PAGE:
Thursday, February 20, 2014

Boundaries for the Next Discovery Mission Selection

In my post a couple of weeks ago on the selection of NASA’s next low cost planetary mission, I said that the conditions NASA imposed on scientists proposing missions would determine much of what kind of missions scientists could impose.

Yesterday, NASA released a preview for the next competition.  There are some important innovations and a major limitation.

NASA will accept proposals to study any solar system body except the sun and the Earth.  Scientists cannot propose missions to study planetary systems around other stars (NASA astrophysics program funds these missions.)

NASA announced that the budget for the spacecraft, instruments, and data analysis (the Principal Investigator (PI) budget) would be $450M (FY15 dollars).   This is a small increase from the last competition’s PI budget of $425M, and by itself would not keep up with inflation. 

Outside of the PI’s budget, NASA will pay for the cost of the mission launch.  For the first time, NASA will pay for the cost of the mission’s operation outside of the PI budget.  In past competitions, missions with long flight times, and hence high operations costs, were at a disadvantage to missions with low operations costs.  This appears to be an effort to equalize operations costs.  Missions that would benefit are any with flight times of several years compared to the weeks or months to reach Venus, the moon, or Mars.  With operations costs not counted against the PI’s budget, the new competition probably keeps up with inflation compared to the previous competition.  (NASA’s announcement does emphasize that the operations costs projected for a mission must be ‘reasonable’.)

The major limitation for this competition is that NASA will not provide a radioisotope power system for this competition.  While recent NASA presentations suggests it has sufficient plutonium-238 fuel to support a Discovery mission, that fuel could not be prepared in time to meet the expect launch date for this competition.  As a result, any mission that cannot use solar power is effectively eliminated.  This would include missions beyond Jupiter, to the permanently shadowed lunar polar craters, or where large solar panels just won’t work like for a mission that would make multiple landings on a comet (see this description of the CHOPPER mission proposed for the last competition).

NASA traditionally offers scientists various technologies at the space agency’s cost that it would like to see tested in space.  For this competition, NASA says it is considering providing a version of the NASA Evolutionary Xenon Thruster (NEXT) ion propulsion engine as well as heat shield technology for missions that would send a probe into planetary atmosphere.  These former would benefit missions that would require large amounts of thrust such as main belt asteroid missions or comet rendezvous missions.  The latter would benefit missions such as Venus atmospheric probes.

NASA also is considering requiring proposals to include carrying its Deep Space Laser Communications (DSLO) package.  This technology was tested on the LADEE mission currently orbiting the moon and showed that lasers could return much larger volumes of data than traditional radio systems.  NASA would now like to try this technology from a spacecraft in deep space.  Missions with low data rates such as Venus atmospheric probes probably would see little benefit from the DSLO system.  Missions with lots of imaging data such as Venus radar mappers or Io multi-flyby missions would make good use of the DSLO system.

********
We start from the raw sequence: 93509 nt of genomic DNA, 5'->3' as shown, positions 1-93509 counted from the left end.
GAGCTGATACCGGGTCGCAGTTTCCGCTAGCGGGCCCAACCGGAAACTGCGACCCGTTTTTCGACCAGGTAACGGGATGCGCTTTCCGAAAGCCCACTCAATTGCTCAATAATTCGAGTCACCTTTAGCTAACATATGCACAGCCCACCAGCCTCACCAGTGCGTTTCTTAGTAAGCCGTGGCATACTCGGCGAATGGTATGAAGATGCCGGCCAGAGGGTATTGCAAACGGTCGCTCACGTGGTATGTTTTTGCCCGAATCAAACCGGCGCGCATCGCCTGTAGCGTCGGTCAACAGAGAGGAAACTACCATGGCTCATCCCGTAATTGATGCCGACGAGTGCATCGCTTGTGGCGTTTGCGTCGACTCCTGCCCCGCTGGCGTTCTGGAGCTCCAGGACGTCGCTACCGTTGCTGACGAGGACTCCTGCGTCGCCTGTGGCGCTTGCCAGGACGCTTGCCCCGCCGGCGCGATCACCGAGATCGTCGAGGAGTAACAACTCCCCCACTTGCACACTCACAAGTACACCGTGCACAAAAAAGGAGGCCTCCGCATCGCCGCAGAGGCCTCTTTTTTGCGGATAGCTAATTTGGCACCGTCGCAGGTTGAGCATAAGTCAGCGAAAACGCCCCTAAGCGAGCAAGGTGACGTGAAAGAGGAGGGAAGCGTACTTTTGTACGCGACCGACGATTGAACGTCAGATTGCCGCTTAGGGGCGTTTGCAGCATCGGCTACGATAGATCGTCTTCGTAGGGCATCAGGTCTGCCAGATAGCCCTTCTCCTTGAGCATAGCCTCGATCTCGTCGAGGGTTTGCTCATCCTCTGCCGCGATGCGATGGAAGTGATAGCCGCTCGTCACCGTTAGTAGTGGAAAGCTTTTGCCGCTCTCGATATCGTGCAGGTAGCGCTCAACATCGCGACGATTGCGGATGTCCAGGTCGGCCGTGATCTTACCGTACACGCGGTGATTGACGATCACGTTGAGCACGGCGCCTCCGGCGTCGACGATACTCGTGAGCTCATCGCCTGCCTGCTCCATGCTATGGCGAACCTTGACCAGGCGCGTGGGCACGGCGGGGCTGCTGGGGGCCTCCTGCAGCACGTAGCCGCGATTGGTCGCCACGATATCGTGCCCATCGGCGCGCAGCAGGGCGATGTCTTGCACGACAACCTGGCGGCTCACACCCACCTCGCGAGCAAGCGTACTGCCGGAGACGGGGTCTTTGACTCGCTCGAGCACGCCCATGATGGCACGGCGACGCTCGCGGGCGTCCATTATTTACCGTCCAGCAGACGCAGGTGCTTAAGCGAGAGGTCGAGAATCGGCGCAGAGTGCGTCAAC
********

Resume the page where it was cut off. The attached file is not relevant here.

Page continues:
One other new requirement is a limitation on how much of the cost of instruments foreign space agencies can contribute.  NASA has had a limitation that foreign governments could not contribute more than one-third the cost of the total mission.  That cap now also applies to the contribution to the cost of the science payload, too.  This appears to be a way of preventing a proposal team from minimizing its PI costs by filling most of the payload with instruments paid for by other governments.  NASA apparently wants US planetary missions to provide opportunities for US scientists to fly their instruments.

All in all, this looks to be a nice opportunity that keeps the Discovery program on track to continue to support innovative missions to a variety of destinations in the solar system.

Key dates (subject to change)

May 2014 – release of draft Announcement of Opportunity with details for proposers

September 2014 – release of final Announcement of Opportunity

December 2014 – proposals due

May 2105 – selection of two to three finalists for further study

October 2016 – selection of winning mission


December 2021 – launch by this date

4 comments:

Anonymous said...

In considering the cost cap, it's important to keep in mind that $425M in FY10 dollars is $470M in FY15 dollars (according to the NASA New Start Inflation Index). So the $450M (FY15) cost cap sort of assumes a Phase E cost of at least $20M (FY15). Missions with Phase E's exceeding $20M are, therefore, not discouraged.

Anonymous said...

Saw this GREAT Infographic on where are all active space probes are in solar system.
http://theweek.com/article/index/256250/this-stunning-infographic-shows-where-earths-25-active-space-missions-are

Found it online at Yahoo.

Ken

Anonymous said...

So I guess its bye bye Titan, once again. I'm so sick of Mars.

Van Kane said...

Anon 2 - No Titan this time, but two hopeful tidbits. First, NASA plans to offer an MMRTG plutonium power source for all subsequent Discovery competitions (so the lack of one this time is just bad timing in terms of ramping up production). Also, the latest budget proposal shows the Discovery program ramping up to have a budget that would allow a selection every two years by the end of this decade.